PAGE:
Art-Science Calendar of Events NYC


This calendar is an initiative of the Art Science Observatory, in collaboration with SciArt in America, Beautiful Brain, Ligo projects, Dactyl Foundation and other art/science organizations.

Dialogues: Curated by Jan Krugier

November 3 – November 30, 2008
Tuesday – Saturday 9:00 AM – 6:00 PM

In Memorium

Jan Krugier was perhaps the most significant art collector and dealer of our times. His passion and uncompromising vision can be seen clearly in what is one of the greatest collections known. We at Dactyl are honored to have hosted Dialogues, the last exhibition curated by Jan Krugier, before he passed away. We are especially thankful to Izabela Grocholski and John Mollett who made this incredible event possible. We would also like to thank Hikari Yokoyama.

Genevieve Asse, Miguel Barcelo, Jean-Michel Basquiat, Max Beckmann, Pierre Bonnard, Jean Dubuffet, Max Ernst, Marc-Antoine Fehr, Paul Gauguin, Alberto Giacometti, Albert Goodwin, Francisco de Goya, Philip Guston, Eva Hesse, Victor Hugo, J.A.D. Ingres, Paul Klee, Henri Laurens, Henri Matisse, Claude Monet, Zoran Music, Irving Petlin, Pablo Picasso, Mark Rothko, Kurt Schwitters, Georges Seurat, Nicolas de Stael, Joaquin Torres-Garcia, and J.M.W. Turner

The (Re)Emergence of Language in Art

I. Art. Dactyl Foundation was established in 1996, “in the evening of the postmodern day,” in response to the critical postures assumed in that period, which was then nearing its end. We were concerned to heal the breach that had widened between classical and contemporary art. To this end, we developed and have provided support for an aesthetic that is informed by science, history, and philosophy. Our visual art exhibitions are supplemented with research and conferences that reconnect contemporary art with its past so that in its future it may have optimum adaptability and complexity. With “Dialogues,” we continue to further our goals, presenting visual languages that unite disparate genres and times. That art is a language — a self-organized set of enabling constraints, emergent, not prescribed, poetic in its logic, malleable in its rules — is what an exhibition such this so aptly demonstrates. Selected by Jan Krugier Gallery, each work in this show reflects a well-developed sense of aesthetics, a sense which we hope to explore using tools of complexity science and triadic semiotics, areas of research that began to develop dramatically at the end of postmodernism and helped to mark its close. Our intention, then, is not to return to an outmoded humanism or essentialism, but to help usher in the new era of emergence.

The theory of emergence, as cultural provocateur, is not prescriptive. It does not have preferences for two dimensions, nor does it limit its subject matter, nor exclude a genre or medium, nor does it stipulate art’s appearance in any way. Instead it is a theory that helps us understand what creativity is, all the while insisting that its actual products will always be inherently unpredictable. It is not a pluralism that we advocate here, a mere tolerance of contradictory aesthetics. Ours is an attempt to understand what is common to all forms of creativity.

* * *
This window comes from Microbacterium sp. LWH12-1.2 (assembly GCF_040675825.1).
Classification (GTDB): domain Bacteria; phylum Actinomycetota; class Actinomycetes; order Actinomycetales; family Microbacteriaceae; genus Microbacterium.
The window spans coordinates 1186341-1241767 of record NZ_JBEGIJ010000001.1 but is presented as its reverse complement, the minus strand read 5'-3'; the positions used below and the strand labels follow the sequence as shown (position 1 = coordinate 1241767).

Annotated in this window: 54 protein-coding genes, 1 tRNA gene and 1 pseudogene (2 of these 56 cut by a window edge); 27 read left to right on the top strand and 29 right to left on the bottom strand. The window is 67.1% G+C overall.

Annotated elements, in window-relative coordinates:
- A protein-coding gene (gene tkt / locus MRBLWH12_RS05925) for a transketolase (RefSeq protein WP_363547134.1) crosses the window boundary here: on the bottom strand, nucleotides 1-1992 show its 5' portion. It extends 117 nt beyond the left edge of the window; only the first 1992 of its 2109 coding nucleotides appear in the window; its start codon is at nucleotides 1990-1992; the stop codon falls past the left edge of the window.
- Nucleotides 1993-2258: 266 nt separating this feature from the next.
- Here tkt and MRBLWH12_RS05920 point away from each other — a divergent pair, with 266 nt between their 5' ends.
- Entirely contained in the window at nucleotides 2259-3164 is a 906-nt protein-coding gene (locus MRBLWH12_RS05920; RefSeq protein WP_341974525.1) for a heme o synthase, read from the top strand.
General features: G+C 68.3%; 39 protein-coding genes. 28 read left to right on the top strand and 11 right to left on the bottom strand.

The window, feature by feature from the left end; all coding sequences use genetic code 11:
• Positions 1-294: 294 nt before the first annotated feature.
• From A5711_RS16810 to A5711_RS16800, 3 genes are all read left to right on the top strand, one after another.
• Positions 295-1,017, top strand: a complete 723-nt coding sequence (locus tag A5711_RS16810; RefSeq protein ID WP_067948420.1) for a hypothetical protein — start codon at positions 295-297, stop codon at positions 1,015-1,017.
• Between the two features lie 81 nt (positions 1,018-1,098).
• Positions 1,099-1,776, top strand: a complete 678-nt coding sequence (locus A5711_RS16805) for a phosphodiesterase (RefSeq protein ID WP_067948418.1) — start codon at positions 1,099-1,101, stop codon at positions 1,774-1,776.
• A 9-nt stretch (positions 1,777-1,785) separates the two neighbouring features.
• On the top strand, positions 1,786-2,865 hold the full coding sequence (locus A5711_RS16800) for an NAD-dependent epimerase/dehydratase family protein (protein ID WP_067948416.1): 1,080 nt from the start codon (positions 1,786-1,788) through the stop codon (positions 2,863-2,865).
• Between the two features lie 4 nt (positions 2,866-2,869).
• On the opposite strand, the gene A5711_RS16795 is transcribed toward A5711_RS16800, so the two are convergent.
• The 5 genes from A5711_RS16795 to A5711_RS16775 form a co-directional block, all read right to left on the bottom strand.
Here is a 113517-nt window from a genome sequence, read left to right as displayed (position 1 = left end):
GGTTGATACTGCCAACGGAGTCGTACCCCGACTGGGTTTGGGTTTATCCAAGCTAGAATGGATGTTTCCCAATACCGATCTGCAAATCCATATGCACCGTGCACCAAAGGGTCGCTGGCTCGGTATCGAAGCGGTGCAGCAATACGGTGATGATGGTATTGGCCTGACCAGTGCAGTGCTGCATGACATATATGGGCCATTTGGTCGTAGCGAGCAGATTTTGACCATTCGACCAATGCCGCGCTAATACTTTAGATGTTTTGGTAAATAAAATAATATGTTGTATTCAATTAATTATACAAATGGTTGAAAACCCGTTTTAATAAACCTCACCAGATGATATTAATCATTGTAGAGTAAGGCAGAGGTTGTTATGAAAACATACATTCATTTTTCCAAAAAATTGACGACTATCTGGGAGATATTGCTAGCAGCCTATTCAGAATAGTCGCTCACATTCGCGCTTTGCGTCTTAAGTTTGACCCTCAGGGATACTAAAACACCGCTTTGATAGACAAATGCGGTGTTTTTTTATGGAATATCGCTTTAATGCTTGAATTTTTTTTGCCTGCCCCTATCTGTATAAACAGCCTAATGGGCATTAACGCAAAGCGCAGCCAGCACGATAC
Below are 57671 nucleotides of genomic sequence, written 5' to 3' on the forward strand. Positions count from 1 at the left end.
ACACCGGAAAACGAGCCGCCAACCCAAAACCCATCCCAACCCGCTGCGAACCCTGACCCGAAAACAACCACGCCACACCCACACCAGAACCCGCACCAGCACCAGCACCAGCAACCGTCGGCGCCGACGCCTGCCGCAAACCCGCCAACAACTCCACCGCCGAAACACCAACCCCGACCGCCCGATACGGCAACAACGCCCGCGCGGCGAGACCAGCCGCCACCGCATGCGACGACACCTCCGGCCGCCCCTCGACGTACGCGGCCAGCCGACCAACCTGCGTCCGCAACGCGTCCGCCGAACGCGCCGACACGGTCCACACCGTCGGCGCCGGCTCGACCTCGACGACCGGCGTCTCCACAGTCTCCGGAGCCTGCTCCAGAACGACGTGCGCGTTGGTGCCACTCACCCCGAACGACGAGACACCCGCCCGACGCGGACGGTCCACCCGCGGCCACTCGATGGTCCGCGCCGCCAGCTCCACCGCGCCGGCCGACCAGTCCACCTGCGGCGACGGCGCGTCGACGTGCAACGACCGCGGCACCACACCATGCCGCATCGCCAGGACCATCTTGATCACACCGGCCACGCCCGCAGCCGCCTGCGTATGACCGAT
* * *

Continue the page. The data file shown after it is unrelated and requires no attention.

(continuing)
As the works in this exhibition speak, each to each, they form a new dialect. Difference and discord, with sufficient communication, tend naturally to concord. There is an aliveness to this collection that would never form out of homogeneity, and yet we arrive in the end with a new unity all the same. E pluribus unum. Bringing these disparate works into a coherent relation, Krugier uses the aesthetic language that he has developed carefully and over time. When one can identify a painting as a Turner, a Picasso, or a Bacon, one has learned to speak with it. The language it speaks is emergent,that is, beginning at a lower level with simple rules, a whole appears that cannot be reduced to those rules. If other paintings share the language, it is not in any mechanistic way that they come to know it and speak it too. It comes to the others as it came to the first, through experience. This dialogue runs both ways in time. A language that was silent in the past can be made audible by future works. Max Ernst’s Moon II is Baconesc. Ingres speaks Picasso. Soulages is an incipient Hugo. Many of these works have a Turneresc atmosphere that is borne out by being somewhat monochromatic, or by otherwise having a chromatic coherency, which, like Whitman’s poetry, admits differences and even contradictions. It is because of rather than despite difference that things do hold together (Fletcher 2003).  Such coherency is an effect one finds in nature’s underpainting, a background or sky that shines through, reflects upon, and unites the composition. Coorte, Goya, Monet, Music, and Petlin, achieve this effect with a single hue or light and shade. Differently in Barcelo, Beckmann, Bonnard, Dubuffet, Fehr, Goodwin, and Torres-Garcia, we see a chromatic coherency, which involves triadic relations. As we learned from Goethe, witnessed in pointillism, and found again in complexity science-inspired color theory, color has no inherent quality in and of itself but affects only in relation to others, and the whole is qualitatively different from the sum of its parts.